Optometry in Nepal
Sight Gags by Scott Lee, OD
Editor’s note: This letter, written by an optometry student in Nepal, provides US optometrists with a perspective on optometric professional status in a very different country.
The only optometry program in the country of Nepal is run at the Institute of Medicine, in Kathmandu, in collaboration with the University of Auckland, New Zealand. This is a four-year bachelor’s program that began in 1998 and has graduated 70 optometrists to date—the sum total of optometrists in Nepal. The institute is now having a greater impact than ever.
The first year consists of basic sciences. The second and third years consist of rigorous clinical hours, including special clinics such as glaucoma, neuro-ophthalmology, retina, contact lenses, low vision, etc. The final year consists of a thesis, as well as two months of [internship] and one month of community diagnosis. Also, PowerPoint presentations are conducted every morning before the start of outpatient rounds.
Many graduating optometrists enter into private practice, while some work in hospitals or opt for further education. Currently, Nepal is short of an estimated 534 optometrists, according to “Mid Term Review of Vision 2020: The Right to Sight, Government of Nepal 2011.” Regarding the investment and the course of study, annual income of an optometrist is $3,000 [in US dollars] on average, which in comparison to other health professionals in Nepal is quite low.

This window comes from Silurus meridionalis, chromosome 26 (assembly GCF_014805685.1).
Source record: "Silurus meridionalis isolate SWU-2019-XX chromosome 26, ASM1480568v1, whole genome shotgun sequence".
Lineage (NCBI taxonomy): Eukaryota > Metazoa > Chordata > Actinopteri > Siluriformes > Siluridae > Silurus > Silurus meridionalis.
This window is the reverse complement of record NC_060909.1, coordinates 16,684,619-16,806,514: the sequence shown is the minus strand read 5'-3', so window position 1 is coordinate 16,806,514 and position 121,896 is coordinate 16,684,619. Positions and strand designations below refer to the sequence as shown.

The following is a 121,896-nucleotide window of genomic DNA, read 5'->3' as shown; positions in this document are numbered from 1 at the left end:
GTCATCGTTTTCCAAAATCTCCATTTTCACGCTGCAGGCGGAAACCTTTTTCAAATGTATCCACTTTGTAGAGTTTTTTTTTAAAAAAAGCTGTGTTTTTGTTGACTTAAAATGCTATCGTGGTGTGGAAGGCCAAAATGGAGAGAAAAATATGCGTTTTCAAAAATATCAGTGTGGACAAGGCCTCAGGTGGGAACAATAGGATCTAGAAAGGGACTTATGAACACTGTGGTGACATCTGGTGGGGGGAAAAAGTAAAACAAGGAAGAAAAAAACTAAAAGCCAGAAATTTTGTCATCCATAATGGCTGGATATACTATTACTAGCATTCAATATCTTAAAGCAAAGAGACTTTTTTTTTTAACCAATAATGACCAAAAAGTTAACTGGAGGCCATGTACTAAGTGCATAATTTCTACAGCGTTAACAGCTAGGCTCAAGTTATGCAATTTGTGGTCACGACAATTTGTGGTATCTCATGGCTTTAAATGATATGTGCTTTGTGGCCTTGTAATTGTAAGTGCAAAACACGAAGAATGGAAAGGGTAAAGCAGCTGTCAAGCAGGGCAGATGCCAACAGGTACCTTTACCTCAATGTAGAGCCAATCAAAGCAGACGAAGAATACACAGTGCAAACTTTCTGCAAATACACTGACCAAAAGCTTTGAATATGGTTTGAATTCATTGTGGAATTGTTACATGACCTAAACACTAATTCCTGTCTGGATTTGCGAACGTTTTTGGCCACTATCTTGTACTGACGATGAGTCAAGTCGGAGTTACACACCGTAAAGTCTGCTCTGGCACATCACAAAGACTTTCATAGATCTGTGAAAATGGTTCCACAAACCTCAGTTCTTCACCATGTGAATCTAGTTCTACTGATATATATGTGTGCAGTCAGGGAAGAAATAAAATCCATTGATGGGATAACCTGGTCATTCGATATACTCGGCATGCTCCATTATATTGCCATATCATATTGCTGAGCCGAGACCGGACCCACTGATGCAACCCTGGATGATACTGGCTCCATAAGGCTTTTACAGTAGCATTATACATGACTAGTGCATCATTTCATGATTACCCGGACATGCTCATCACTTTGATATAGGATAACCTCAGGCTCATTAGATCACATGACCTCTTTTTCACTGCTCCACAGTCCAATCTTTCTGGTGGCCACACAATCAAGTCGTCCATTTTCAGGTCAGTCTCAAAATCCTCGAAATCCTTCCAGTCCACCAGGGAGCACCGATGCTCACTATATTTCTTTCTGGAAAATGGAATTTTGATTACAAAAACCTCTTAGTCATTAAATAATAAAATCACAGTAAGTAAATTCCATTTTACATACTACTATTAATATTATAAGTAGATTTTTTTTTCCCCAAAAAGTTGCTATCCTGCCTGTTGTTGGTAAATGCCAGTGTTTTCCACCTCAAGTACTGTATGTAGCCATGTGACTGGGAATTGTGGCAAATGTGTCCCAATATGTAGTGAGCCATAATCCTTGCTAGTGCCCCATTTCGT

Some of the major [professional] constraints faced by optometrists right now include confinement of optometrists as refractionists in hospitals, shortage of diagnostic instruments in private practice, and fewer chances of scholarship outside the country for further studies.
However, optometrists are well equipped to play a major role as front line eye care practitioners. But perception among other specialists, such as ophthalmologists, neurologists, pediatricians and general physicians, is quite variable. They are unaware of the role an optometrist can play in the multispecialty consultation and as a primary eye care physician.